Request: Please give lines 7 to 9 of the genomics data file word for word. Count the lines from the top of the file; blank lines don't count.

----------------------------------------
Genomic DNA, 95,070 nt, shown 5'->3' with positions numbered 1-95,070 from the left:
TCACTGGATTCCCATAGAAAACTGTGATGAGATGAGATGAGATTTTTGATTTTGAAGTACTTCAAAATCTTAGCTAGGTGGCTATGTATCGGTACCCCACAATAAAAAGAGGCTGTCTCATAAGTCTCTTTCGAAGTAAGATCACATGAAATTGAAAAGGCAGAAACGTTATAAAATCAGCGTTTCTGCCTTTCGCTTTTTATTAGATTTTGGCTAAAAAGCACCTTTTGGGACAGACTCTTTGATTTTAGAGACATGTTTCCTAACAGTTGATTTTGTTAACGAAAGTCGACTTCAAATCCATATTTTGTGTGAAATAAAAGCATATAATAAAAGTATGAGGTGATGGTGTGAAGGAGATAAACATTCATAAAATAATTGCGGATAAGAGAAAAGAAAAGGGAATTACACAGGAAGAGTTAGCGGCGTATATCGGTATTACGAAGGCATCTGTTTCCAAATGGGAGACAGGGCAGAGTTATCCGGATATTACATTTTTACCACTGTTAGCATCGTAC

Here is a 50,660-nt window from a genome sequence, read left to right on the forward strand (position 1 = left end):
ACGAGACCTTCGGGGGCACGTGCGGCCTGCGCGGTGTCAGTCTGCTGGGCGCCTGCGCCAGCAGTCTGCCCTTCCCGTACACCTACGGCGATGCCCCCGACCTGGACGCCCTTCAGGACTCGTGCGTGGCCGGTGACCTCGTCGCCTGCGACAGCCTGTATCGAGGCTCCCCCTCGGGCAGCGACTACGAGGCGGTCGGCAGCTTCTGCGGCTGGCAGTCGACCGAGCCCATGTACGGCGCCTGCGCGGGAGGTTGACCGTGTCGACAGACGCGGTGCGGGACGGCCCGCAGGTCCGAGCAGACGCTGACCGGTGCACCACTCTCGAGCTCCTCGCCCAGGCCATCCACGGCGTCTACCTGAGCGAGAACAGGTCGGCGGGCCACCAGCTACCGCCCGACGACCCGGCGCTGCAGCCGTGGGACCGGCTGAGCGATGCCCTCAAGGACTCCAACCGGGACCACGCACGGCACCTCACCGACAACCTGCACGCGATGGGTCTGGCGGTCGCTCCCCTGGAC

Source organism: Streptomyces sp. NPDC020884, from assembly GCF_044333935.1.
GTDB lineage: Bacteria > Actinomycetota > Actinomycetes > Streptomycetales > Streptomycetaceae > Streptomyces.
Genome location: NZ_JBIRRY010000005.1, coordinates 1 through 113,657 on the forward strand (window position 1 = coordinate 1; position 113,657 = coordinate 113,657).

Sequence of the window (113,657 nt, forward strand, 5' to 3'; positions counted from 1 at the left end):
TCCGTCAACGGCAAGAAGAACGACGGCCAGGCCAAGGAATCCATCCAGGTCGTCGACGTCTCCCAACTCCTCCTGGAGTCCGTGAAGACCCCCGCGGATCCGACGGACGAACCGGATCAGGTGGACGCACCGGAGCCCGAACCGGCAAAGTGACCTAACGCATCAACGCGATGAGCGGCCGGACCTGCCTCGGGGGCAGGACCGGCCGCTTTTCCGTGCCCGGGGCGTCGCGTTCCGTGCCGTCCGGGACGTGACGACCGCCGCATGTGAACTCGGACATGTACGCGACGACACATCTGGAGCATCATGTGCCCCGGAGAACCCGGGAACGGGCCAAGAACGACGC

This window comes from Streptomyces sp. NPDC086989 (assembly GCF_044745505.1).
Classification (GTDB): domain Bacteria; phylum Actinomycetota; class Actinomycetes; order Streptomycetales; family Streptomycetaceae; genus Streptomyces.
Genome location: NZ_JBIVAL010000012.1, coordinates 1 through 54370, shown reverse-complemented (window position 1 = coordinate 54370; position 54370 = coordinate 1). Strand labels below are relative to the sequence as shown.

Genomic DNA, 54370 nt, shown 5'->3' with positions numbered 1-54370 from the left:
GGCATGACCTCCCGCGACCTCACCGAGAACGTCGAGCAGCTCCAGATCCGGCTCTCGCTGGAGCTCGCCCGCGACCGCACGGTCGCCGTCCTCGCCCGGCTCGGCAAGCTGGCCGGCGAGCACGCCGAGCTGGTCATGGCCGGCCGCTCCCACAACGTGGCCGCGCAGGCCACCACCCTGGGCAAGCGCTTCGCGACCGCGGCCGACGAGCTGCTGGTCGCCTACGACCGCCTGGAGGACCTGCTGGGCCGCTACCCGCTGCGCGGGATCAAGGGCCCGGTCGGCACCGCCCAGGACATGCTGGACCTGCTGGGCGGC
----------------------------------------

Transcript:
Genome location: NZ_JBIRRY010000005.1, coordinates 1 through 113,657 on the forward strand (window position 1 = coordinate 1; position 113,657 = coordinate 113,657).

Sequence of the window (113,657 nt, forward strand, 5' to 3'; positions counted from 1 at the left end):
TCCGTCAACGGCAAGAAGAACGACGGCCAGGCCAAGGAATCCATCCAGGTCGTCGACGTCTCCCAACTCCTCCTGGAGTCCGTGAAGACCCCCGCGGATCCGACGGACGAACCGGATCAGGTGGACGCACCGGAGCCCGAACCGGCAAAGTGACCTAACGCATCAACGCGATGAGCGGCCGGACCTGCCTCGGGGGCAGGACCGGCCGCTTTTCCGTGCCCGGGGCGTCGCGTTCCGTGCCGTCCGGGACGTGACGACCGCCGCATGTGAACTCGGACATGTACGCGACGACACATCTGGAGCATCATGTGCCCCGGAGAACCCGGGAACGGGCCAAGAACGACGC